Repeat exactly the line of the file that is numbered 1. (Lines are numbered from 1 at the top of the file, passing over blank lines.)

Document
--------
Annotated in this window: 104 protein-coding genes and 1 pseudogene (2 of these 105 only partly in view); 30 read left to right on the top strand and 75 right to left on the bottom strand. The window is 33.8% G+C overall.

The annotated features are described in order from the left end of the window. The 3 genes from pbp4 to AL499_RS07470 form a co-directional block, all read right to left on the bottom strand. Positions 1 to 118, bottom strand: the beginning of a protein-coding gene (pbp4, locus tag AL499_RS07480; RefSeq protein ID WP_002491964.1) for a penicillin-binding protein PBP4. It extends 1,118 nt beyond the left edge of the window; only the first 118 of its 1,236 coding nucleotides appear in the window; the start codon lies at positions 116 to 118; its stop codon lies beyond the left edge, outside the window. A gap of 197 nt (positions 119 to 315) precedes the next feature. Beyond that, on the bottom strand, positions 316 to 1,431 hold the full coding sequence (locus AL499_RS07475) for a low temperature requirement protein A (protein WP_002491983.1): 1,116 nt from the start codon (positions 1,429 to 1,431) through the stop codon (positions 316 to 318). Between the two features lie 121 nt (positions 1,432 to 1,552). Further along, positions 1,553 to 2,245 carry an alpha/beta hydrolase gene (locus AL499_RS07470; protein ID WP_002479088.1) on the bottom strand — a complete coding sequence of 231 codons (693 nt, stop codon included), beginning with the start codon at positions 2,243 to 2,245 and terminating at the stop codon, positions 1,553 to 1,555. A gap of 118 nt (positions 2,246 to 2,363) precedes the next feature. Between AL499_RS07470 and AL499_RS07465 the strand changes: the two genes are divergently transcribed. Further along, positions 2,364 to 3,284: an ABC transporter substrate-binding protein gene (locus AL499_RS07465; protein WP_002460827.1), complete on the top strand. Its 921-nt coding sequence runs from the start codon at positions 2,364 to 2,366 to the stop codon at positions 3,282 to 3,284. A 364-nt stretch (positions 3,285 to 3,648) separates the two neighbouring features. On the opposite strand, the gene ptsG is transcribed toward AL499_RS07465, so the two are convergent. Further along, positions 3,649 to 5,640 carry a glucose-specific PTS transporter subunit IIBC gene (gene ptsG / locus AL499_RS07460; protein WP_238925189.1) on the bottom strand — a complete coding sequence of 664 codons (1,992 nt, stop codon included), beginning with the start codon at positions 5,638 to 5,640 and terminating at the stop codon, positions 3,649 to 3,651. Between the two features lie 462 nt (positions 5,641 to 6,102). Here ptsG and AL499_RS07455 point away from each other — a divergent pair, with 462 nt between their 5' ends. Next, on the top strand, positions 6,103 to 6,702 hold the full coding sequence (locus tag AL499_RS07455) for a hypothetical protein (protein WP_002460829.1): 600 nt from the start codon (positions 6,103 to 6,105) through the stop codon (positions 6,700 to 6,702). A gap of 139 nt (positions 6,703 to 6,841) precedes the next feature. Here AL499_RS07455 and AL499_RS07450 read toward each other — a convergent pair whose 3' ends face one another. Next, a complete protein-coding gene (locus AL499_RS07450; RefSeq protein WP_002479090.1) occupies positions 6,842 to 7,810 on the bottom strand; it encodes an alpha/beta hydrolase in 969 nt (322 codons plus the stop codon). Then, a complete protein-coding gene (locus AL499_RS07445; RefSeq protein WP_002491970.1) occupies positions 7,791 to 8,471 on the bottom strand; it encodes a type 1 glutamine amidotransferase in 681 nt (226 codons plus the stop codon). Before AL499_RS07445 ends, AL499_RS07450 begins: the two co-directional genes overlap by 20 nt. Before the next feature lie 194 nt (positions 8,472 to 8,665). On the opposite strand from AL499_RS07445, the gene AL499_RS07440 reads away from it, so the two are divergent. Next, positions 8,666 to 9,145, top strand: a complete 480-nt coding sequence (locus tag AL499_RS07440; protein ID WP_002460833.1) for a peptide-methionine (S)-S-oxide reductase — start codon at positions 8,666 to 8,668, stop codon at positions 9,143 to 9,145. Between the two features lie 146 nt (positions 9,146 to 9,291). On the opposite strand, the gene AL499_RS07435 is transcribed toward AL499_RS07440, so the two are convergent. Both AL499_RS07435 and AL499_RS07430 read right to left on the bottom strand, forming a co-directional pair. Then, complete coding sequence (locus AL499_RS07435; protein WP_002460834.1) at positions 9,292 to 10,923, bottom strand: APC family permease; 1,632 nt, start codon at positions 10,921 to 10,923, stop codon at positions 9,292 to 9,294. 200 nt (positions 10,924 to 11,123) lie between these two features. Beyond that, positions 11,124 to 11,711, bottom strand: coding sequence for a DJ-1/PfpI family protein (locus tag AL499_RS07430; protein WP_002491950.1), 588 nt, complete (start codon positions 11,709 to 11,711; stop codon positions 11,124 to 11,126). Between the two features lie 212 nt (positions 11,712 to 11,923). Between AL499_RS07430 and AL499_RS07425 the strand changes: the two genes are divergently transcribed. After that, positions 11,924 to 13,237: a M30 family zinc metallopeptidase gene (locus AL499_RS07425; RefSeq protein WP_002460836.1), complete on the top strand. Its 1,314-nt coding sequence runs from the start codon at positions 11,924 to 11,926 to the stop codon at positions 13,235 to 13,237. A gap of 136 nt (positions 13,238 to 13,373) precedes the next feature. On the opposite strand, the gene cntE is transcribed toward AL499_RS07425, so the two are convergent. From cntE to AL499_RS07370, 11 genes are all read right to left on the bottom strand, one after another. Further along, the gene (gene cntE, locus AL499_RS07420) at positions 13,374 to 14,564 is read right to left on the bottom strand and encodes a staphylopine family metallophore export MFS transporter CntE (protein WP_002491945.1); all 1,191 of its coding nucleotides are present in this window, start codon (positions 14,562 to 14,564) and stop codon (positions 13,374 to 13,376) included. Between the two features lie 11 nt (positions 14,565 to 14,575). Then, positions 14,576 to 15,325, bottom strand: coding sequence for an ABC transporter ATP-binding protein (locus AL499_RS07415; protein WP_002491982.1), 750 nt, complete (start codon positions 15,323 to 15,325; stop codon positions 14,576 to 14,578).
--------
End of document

Annotated in this window: 104 protein-coding genes and 1 pseudogene (2 of these 105 only partly in view); 30 read left to right on the top strand and 75 right to left on the bottom strand. The window is 33.8% G+C overall.